Simulation of climate change effects on streamflow, groundwater, and stream temperature using GSFLOW and SNTEMP in the Black Earth Creek Watershed, Wisconsin
A groundwater/surface-water model was constructed and calibrated for the Black Earth Creek watershed in south-central Wisconsin. The model was then run to simulate scenarios representing common societal concerns in the basin, focusing on maintaining a cold-water resource in an urbanizing fringe near its upper stream reaches and minimizing downstream flooding. Although groundwater and surface water are considered a single resource, many hydrologic models simplistically simulate feedback loops between the groundwater system and other hydrologic processes. These feedbacks include timing and rates of evapotranspiration, surface runoff, soil-zone flow, and interactions with the groundwater system; however, computer models can now routinely and iteratively couple the surface-water and groundwater systems—albeit with longer model run times. In this study, preliminary calibrations of uncoupled transient surface-water and steady-state groundwater models were used to form the starting point for final calibration of one transient computer simulation that iteratively couples groundwater and surface water. The computer code GSFLOW (Groundwater/Surface-water FLOW) was used to simulate the coupled hydrologic system; a surface-water model represented hydrologic processes in the atmosphere, at land surface, and within the soil zone, and a groundwater-flow model represented the unsaturated zone, saturated zone, and streams. The coupled GSFLOW model was run on a daily time step during water years 1985–2007. Early simulation times (1985–2000) were used for spin-up to make the simulation results less sensitive to initial conditions specified; the spin-up period was not included in the model calibration. Model calibration used observed heads, streamflows, solar radiation, and snowpack measurements from 2000 to 2007 for history matching. Calibration was performed by using the PEST parameter estimation software suite.
Simulated streamflows from the calibrated GSFLOW model and other basin characteristics were used as input to the one-dimensional SNTEMP (Stream-Network TEMPerature) model. SNTEMP was used to simulate daily stream temperature in selected stream reaches in the watershed. The temperature model was calibrated to high-resolution stream temperature time-series data measured in 2005. The calibrated GSFLOW and SNTEMP models were then used to simulate effects of potential climate change for the years 2010 through 2100. An ensemble of climate models and emission scenarios was evaluated. Downscaled climate drivers for the simulation period showed increases in maximum and minimum air temperature. Scenarios of future precipitation, however, did not show a monotonic trend like temperature. Uncertainty in the climate drivers increased with time for both temperature and precipitation.
Forecasts of potential climate change scenarios showed growing season length increasing by weeks, and both potential and actual evapotranspiration rates increasing appreciably, in response to increasing air temperature. Simulated actual evapotranspiration rates increased less than simulated potential evapotranspiration rates as a result of water limitation in the root zone during the summer high-evapotranspiration period. The hydrologic-system response to climate change was characterized by a reduction in the importance of the snowmelt pulse and an increase in the importance of fall and winter groundwater recharge. The less dynamic hydrologic regime is likely to result in drier soil conditions, with relatively less drying expected in groundwater-fed systems. Groundwater discharge in the current upper cold-water reaches of Black Earth Creek is expected to decrease; flooding in downstream reaches may appreciably increase. The magnitude of changes in forecasted flow and associated groundwater/surface-water interaction is dependent on the General Circulation Model and emission scenario chosen.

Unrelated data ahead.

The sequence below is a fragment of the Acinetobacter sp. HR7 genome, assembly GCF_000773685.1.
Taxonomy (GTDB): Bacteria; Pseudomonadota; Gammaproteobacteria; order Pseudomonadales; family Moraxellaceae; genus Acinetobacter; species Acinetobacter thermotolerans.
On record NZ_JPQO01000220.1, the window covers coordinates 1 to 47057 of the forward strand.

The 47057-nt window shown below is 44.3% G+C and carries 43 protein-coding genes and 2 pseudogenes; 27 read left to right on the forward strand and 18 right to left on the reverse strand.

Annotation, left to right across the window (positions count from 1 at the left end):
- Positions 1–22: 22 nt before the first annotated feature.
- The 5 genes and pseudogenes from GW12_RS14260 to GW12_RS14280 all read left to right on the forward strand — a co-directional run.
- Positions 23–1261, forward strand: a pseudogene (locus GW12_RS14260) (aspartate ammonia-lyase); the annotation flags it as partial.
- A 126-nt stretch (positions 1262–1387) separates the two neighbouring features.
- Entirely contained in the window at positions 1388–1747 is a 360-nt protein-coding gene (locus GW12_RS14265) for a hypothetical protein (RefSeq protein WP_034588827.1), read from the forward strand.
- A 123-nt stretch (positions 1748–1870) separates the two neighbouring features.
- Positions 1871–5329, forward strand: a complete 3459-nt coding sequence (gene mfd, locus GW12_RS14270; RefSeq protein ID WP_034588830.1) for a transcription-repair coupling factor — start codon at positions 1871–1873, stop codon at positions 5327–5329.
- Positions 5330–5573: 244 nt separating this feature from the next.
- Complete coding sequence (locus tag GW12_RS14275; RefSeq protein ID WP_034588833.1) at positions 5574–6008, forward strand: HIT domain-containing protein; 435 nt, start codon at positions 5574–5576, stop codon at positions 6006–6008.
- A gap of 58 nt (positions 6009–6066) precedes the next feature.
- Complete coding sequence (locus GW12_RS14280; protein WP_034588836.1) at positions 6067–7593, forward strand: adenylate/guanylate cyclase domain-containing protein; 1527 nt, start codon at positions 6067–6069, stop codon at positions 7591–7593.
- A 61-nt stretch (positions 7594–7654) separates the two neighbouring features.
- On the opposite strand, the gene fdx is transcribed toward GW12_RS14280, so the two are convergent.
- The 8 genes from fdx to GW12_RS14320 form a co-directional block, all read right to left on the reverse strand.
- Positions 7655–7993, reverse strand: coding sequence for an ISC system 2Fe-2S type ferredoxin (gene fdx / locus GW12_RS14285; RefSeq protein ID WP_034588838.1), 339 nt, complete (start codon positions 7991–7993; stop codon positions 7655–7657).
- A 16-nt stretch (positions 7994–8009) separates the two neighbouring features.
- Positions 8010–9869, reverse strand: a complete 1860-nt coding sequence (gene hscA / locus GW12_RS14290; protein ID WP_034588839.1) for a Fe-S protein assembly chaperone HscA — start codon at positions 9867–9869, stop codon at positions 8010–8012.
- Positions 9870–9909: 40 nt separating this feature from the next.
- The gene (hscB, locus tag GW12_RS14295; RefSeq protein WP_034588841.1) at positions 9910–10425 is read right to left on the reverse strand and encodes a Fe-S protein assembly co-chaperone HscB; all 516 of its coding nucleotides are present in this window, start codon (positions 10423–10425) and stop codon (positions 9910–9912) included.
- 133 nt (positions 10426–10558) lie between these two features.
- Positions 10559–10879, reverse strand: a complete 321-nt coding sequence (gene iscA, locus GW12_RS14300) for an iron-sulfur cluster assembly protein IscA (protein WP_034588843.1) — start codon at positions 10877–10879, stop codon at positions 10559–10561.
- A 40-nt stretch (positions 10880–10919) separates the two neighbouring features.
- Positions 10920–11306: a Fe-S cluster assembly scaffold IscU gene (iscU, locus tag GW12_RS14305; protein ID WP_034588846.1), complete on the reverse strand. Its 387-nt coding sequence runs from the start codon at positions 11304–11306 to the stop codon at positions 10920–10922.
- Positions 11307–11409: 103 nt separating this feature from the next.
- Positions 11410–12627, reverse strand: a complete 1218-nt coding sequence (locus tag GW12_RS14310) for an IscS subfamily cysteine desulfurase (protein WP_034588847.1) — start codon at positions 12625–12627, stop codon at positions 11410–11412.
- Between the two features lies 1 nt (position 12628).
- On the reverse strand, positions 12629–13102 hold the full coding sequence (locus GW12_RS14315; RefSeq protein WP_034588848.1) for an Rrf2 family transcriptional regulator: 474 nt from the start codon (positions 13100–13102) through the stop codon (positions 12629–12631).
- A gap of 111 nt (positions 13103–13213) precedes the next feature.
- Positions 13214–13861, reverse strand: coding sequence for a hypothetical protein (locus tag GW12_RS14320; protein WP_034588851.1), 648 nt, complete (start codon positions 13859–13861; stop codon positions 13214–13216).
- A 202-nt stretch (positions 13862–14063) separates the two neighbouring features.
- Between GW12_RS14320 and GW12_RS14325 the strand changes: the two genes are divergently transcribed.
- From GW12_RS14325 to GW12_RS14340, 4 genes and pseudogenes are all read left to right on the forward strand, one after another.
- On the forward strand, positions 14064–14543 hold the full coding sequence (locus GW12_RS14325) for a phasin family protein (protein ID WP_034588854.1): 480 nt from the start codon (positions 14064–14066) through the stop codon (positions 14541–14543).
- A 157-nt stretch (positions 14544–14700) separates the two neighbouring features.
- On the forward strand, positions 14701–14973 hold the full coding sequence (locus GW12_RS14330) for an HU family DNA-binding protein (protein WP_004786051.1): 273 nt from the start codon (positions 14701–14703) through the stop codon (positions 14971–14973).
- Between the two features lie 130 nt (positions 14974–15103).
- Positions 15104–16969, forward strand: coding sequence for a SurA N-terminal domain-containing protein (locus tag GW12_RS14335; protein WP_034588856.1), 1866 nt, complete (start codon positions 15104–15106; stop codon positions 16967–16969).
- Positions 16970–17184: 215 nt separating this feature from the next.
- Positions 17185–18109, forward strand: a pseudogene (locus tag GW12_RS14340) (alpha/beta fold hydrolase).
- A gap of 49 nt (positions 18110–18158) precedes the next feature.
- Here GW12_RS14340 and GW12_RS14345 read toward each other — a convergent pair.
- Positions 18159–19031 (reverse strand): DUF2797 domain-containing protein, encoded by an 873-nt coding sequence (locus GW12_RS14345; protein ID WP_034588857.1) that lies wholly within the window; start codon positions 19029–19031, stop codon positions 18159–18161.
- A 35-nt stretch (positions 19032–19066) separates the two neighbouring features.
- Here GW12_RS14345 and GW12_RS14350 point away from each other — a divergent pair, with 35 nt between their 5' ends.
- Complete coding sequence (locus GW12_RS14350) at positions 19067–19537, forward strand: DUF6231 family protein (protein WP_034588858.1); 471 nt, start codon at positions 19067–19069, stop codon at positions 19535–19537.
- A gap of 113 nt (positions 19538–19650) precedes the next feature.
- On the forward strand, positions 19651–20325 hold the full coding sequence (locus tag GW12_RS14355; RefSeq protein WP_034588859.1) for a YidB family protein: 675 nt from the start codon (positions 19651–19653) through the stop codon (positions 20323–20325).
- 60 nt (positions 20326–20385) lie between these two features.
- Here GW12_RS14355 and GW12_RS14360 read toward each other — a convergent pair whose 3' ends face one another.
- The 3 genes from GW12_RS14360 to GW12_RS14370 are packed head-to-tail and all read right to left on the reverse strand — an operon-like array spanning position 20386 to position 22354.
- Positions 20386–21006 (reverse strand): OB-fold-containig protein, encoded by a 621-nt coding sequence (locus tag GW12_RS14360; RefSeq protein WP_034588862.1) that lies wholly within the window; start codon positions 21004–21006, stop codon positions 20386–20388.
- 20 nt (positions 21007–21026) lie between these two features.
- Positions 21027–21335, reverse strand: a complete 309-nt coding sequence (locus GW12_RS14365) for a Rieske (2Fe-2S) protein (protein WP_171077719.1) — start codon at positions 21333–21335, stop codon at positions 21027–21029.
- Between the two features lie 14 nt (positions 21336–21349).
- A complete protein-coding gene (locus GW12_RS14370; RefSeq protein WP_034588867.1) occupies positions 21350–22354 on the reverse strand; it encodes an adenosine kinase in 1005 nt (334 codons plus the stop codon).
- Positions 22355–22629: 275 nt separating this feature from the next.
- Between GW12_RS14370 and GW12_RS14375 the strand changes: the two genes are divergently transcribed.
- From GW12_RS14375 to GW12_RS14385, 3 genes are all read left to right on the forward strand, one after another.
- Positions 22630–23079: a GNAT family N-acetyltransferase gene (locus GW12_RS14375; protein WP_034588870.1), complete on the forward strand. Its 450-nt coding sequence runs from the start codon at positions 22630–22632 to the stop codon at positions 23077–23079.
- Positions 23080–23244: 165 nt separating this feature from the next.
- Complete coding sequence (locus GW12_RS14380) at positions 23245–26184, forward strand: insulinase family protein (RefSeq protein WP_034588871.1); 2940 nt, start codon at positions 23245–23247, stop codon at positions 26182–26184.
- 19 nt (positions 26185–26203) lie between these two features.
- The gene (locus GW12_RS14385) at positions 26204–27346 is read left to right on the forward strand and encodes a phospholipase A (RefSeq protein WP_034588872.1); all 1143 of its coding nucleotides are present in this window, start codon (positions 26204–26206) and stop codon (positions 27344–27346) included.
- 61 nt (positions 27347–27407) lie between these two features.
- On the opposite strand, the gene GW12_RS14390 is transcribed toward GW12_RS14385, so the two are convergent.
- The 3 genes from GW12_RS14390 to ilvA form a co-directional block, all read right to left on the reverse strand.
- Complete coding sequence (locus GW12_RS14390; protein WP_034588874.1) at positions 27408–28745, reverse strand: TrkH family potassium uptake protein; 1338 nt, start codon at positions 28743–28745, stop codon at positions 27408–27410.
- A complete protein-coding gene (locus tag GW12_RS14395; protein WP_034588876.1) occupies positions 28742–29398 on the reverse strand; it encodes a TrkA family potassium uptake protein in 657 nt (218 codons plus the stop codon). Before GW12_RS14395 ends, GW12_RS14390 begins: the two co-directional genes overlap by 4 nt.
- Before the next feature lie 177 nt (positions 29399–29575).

Potential future changes in air temperature drivers were consistently upward regardless of General Circulation Model and emission scenario selected; thus, simulated stream temperatures are forecast to increase appreciably with future climate. However, the amount of temperature increase was variable. Such uncertainty is reflected in temperature model results, along with uncertainty in the groundwater/surface-water interaction itself. The estimated increase in annual average temperature ranged from approximately 3 to 6 degrees Celsius by 2100 in the upper reaches of Black Earth Creek and 2 to 4 degrees Celsius in reaches farther downstream. As with all forecasts that rely on projections of an unknowable future, the results are best considered to approximate potential outcomes of climate change given the underlying uncertainty.
Hunt, R.J., Westenbroek, S.M., Walker, J.F., Selbig, W.R., Regan, R.S., Leaf, A.T., and Saad, D.A., 2016, Simulation of climate change effects on streamflow, groundwater, and stream temperature using GSFLOW and SNTEMP in the Black Earth Creek Watershed, Wisconsin: U.S. Geological Survey Scientific Investigations Report 2016–5091, 117 p., http://dx.doi.org/10.3133/sir20165091.
ISSN: 2328-0328 (online)
|Publication Subtype||USGS Numbered Series|
|Title||Simulation of climate change effects on streamflow, groundwater, and stream temperature using GSFLOW and SNTEMP in the Black Earth Creek Watershed, Wisconsin|
|Series title||Scientific Investigations Report|
|Publisher||U.S. Geological Survey|
|Publisher location||Reston, VA|
|Contributing office(s)||Wisconsin Water Science Center|
|Description||Report: x, 49 p.; Appendixes: 1–6|
|Other Geospatial||Black Earth Creek Watershed|
|Online Only (Y/N)||Y|
|Additional Online Files (Y/N)||N|
|Google Analytic Metrics||Metrics page|